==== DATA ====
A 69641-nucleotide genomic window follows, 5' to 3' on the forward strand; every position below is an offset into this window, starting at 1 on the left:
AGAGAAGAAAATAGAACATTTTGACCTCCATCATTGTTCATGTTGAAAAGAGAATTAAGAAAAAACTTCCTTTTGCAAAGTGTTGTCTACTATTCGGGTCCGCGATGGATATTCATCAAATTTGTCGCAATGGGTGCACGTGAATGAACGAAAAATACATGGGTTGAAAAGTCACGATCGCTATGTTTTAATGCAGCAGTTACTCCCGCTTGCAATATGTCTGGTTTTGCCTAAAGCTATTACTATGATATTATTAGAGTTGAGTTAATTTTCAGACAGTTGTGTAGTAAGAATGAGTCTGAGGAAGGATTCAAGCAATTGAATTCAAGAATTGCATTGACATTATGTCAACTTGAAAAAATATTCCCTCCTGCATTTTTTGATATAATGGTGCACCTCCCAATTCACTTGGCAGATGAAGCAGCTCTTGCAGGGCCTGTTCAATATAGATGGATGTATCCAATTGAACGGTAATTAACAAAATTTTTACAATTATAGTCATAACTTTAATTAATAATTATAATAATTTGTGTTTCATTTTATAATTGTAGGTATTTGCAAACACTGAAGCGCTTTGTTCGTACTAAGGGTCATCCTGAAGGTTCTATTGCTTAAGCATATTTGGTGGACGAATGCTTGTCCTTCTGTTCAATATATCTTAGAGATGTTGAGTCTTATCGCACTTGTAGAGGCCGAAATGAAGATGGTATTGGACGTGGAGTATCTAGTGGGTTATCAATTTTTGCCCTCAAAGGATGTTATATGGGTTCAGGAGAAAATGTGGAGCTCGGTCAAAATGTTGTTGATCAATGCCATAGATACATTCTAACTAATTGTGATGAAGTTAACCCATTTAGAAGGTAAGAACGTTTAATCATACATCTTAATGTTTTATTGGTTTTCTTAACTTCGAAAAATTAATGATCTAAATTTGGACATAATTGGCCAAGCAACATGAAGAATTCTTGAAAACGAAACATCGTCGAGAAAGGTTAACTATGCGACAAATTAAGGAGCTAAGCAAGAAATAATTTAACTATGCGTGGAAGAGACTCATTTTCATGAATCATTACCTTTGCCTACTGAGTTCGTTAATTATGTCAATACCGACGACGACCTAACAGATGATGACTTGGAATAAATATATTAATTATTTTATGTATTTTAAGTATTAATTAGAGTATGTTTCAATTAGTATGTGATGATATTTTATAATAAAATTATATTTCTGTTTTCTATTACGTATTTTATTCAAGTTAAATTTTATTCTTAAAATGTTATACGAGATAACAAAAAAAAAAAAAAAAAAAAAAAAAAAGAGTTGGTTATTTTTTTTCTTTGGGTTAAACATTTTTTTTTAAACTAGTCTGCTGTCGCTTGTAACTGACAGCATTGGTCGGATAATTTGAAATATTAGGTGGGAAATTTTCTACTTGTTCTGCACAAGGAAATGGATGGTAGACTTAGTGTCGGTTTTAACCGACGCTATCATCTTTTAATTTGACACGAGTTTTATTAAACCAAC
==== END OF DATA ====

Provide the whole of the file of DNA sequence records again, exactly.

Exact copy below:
A 69641-nucleotide genomic window follows, 5' to 3' on the forward strand; every position below is an offset into this window, starting at 1 on the left:
AGAGAAGAAAATAGAACATTTTGACCTCCATCATTGTTCATGTTGAAAAGAGAATTAAGAAAAAACTTCCTTTTGCAAAGTGTTGTCTACTATTCGGGTCCGCGATGGATATTCATCAAATTTGTCGCAATGGGTGCACGTGAATGAACGAAAAATACATGGGTTGAAAAGTCACGATCGCTATGTTTTAATGCAGCAGTTACTCCCGCTTGCAATATGTCTGGTTTTGCCTAAAGCTATTACTATGATATTATTAGAGTTGAGTTAATTTTCAGACAGTTGTGTAGTAAGAATGAGTCTGAGGAAGGATTCAAGCAATTGAATTCAAGAATTGCATTGACATTATGTCAACTTGAAAAAATATTCCCTCCTGCATTTTTTGATATAATGGTGCACCTCCCAATTCACTTGGCAGATGAAGCAGCTCTTGCAGGGCCTGTTCAATATAGATGGATGTATCCAATTGAACGGTAATTAACAAAATTTTTACAATTATAGTCATAACTTTAATTAATAATTATAATAATTTGTGTTTCATTTTATAATTGTAGGTATTTGCAAACACTGAAGCGCTTTGTTCGTACTAAGGGTCATCCTGAAGGTTCTATTGCTTAAGCATATTTGGTGGACGAATGCTTGTCCTTCTGTTCAATATATCTTAGAGATGTTGAGTCTTATCGCACTTGTAGAGGCCGAAATGAAGATGGTATTGGACGTGGAGTATCTAGTGGGTTATCAATTTTTGCCCTCAAAGGATGTTATATGGGTTCAGGAGAAAATGTGGAGCTCGGTCAAAATGTTGTTGATCAATGCCATAGATACATTCTAACTAATTGTGATGAAGTTAACCCATTTAGAAGGTAAGAACGTTTAATCATACATCTTAATGTTTTATTGGTTTTCTTAACTTCGAAAAATTAATGATCTAAATTTGGACATAATTGGCCAAGCAACATGAAGAATTCTTGAAAACGAAACATCGTCGAGAAAGGTTAACTATGCGACAAATTAAGGAGCTAAGCAAGAAATAATTTAACTATGCGTGGAAGAGACTCATTTTCATGAATCATTACCTTTGCCTACTGAGTTCGTTAATTATGTCAATACCGACGACGACCTAACAGATGATGACTTGGAATAAATATATTAATTATTTTATGTATTTTAAGTATTAATTAGAGTATGTTTCAATTAGTATGTGATGATATTTTATAATAAAATTATATTTCTGTTTTCTATTACGTATTTTATTCAAGTTAAATTTTATTCTTAAAATGTTATACGAGATAACAAAAAAAAAAAAAAAAAAAAAAAAAAAGAGTTGGTTATTTTTTTTCTTTGGGTTAAACATTTTTTTTTAAACTAGTCTGCTGTCGCTTGTAACTGACAGCATTGGTCGGATAATTTGAAATATTAGGTGGGAAATTTTCTACTTGTTCTGCACAAGGAAATGGATGGTAGACTTAGTGTCGGTTTTAACCGACGCTATCATCTTTTAATTTGACACGAGTTTTATTAAACCAAC